Insider Overview: Ukrainian migrant integration in Scotland

by Esmee Johnston /
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Oct 17, 2023 / 0 comments
In a world marked by uncertainty and discord, families across the UK are welcoming Ukrainian families into their homes, serving as a shining example of compassion and solidarity
Insider Overview: Ukrainian migrant integration in Scotland
Amidst the backdrop of global crisis, UK families extended their hands to welcome Ukrainian families who had fled Ukraine seeking refuge and a fresh start. For many individuals, this began the start of a journey towards integration and cultural exchange.
This article focuses on Ukrainian migrants arriving in Scotland in the midst of the Ukrainian conflict, and the effects on Scottish families offering help where they can during uncertain times. 
Fleeing their war-torn homeland, many Ukrainian families carried the dreams of stability and safety, as well a brighter future. However, with these dreams come the challenges of settling into a new country, including language barriers, unfamiliar customs, and the weight of their past experiences on their shoulders.
Insider Overview: Ukrainian migrant integration in Scotland

Government Assistance 

The Scottish Government has played a role in helping Ukrainian families who have sought refuge and integration within Scotland. Resettlement programmes were introduced in collaboration with the UK Government and local authorities with the aim to provide a safe and welcoming environment for those displaced due to conflict and persecution. Support is provided for housing, education, and healthcare needs.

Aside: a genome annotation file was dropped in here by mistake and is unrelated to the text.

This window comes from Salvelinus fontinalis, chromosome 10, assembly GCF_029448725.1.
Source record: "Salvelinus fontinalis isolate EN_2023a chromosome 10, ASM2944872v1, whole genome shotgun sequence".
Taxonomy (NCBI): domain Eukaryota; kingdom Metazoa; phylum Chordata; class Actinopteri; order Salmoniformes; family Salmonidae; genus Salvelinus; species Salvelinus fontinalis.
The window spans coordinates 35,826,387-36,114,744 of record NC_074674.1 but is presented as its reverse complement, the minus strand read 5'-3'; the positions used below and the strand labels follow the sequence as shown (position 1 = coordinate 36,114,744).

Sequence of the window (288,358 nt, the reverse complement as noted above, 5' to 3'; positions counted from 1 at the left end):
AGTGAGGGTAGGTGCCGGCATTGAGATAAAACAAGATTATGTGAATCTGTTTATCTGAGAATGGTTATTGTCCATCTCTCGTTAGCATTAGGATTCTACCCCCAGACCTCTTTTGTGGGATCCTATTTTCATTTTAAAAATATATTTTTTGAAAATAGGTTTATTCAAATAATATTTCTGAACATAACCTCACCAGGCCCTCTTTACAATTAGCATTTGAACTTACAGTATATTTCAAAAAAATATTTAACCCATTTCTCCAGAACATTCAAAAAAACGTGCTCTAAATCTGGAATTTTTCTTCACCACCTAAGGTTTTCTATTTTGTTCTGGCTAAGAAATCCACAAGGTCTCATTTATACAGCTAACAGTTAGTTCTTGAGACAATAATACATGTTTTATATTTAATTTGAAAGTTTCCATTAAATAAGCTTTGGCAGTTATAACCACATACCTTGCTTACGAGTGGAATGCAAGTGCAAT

The government has recognised the importance of language skills in the integration process and has supported language programmes in aid of learning English. This includes English language courses and resources to help Ukrainian families, as well as other refugees, to improve their language proficiency, vital for employment, education, and social integration.
It is important to note that these efforts of the Scottish Government are often in collaboration with local authorities, including COSLA, non-governmental organisations, and community groups. This ensures everyone’s voices are heard with the aim of offering an effective integration strategy. The specifics of the assistance provided may vary based on circumstances and available resources at a given time.
Current resources for Scotland's migrant integreation


Offering a Helping Hand

Like the rest of the UK, families across Scotland felt a deep sense of empathy for Ukrainian families, and felt the need to act. Through opening up their homes to these families and offering help where they can, this was not only a gesture of goodwill but also an opportunity for families to exchange cultures and learn from each other.
I was lucky enough to speak to a Scottish family who kindly welcomed a Ukrainian mother and their child to their home during this time of need. Gavin and Judith Shaw extended a helping hand where they could. They recognised that one of the most immediate needs of Ukrainian families arriving in Scotland was a place to stay. This gesture of hospitality does not only ensure safe housing, but also allowed this family to acclimate to their new surroundings in a safe space. 
On top of this, integration into a new country can be emotionally challenging, especially for families who have experienced trauma in their home country. The Shaws offering this family a shoulder to lean on encouraged open dialogue about the challenges and experiences faced, while helping them heal and adapt. 

Language and Education

Language barriers can be one of the most challenging aspects of integration. Luckily in the case of the Shaws, the Ukrainian family they were helping could already speak satisfactory English and there was no language barrier between them. This made aiding their journey to integrate that much easier, Linguistic skills were not an issue and communication with regards to any assistance was relatively easy. However, they did mention that had they not spoken fluent English, the whole experience would have been completely different.